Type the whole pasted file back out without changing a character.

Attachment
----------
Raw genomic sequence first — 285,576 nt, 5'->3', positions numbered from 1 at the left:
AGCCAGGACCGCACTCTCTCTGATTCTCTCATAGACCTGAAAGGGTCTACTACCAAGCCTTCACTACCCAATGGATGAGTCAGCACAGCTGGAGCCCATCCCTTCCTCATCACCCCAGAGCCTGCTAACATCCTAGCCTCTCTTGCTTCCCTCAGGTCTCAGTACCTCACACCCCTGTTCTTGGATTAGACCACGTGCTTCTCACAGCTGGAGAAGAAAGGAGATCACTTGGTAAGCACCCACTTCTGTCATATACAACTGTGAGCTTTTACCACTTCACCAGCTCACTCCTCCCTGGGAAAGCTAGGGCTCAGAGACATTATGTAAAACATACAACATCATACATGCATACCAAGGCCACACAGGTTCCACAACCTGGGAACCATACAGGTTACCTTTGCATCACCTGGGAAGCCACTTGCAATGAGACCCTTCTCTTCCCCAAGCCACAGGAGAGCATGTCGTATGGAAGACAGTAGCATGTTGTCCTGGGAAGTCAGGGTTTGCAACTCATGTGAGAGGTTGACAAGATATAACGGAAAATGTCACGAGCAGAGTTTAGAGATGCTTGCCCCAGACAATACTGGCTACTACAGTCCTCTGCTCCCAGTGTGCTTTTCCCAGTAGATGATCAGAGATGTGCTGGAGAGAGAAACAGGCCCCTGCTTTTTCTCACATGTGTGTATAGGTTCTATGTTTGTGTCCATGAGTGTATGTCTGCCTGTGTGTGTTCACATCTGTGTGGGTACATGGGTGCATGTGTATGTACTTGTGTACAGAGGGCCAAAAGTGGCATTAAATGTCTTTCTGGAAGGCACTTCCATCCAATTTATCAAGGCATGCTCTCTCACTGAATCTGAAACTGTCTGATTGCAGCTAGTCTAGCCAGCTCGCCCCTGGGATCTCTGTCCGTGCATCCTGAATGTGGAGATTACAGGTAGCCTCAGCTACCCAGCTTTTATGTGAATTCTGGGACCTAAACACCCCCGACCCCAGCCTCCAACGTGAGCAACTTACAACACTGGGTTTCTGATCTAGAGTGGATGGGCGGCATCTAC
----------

Raw genomic sequence first — 285,576 nt, 5'->3', positions numbered from 1 at the left:
AGCCAGGACCGCACTCTCTCTGATTCTCTCATAGACCTGAAAGGGTCTACTACCAAGCCTTCACTACCCAATGGATGAGTCAGCACAGCTGGAGCCCATCCCTTCCTCATCACCCCAGAGCCTGCTAACATCCTAGCCTCTCTTGCTTCCCTCAGGTCTCAGTACCTCACACCCCTGTTCTTGGATTAGACCACGTGCTTCTCACAGCTGGAGAAGAAAGGAGATCACTTGGTAAGCACCCACTTCTGTCATATACAACTGTGAGCTTTTACCACTTCACCAGCTCACTCCTCCCTGGGAAAGCTAGGGCTCAGAGACATTATGTAAAACATACAACATCATACATGCATACCAAGGCCACACAGGTTCCACAACCTGGGAACCATACAGGTTACCTTTGCATCACCTGGGAAGCCACTTGCAATGAGACCCTTCTCTTCCCCAAGCCACAGGAGAGCATGTCGTATGGAAGACAGTAGCATGTTGTCCTGGGAAGTCAGGGTTTGCAACTCATGTGAGAGGTTGACAAGATATAACGGAAAATGTCACGAGCAGAGTTTAGAGATGCTTGCCCCAGACAATACTGGCTACTACAGTCCTCTGCTCCCAGTGTGCTTTTCCCAGTAGATGATCAGAGATGTGCTGGAGAGAGAAACAGGCCCCTGCTTTTTCTCACATGTGTGTATAGGTTCTATGTTTGTGTCCATGAGTGTATGTCTGCCTGTGTGTGTTCACATCTGTGTGGGTACATGGGTGCATGTGTATGTACTTGTGTACAGAGGGCCAAAAGTGGCATTAAATGTCTTTCTGGAAGGCACTTCCATCCAATTTATCAAGGCATGCTCTCTCACTGAATCTGAAACTGTCTGATTGCAGCTAGTCTAGCCAGCTCGCCCCTGGGATCTCTGTCCGTGCATCCTGAATGTGGAGATTACAGGTAGCCTCAGCTACCCAGCTTTTATGTGAATTCTGGGACCTAAACACCCCCGACCCCAGCCTCCAACGTGAGCAACTTACAACACTGGGTTTCTGATCTAGAGTGGATGGGCGGCATCTAC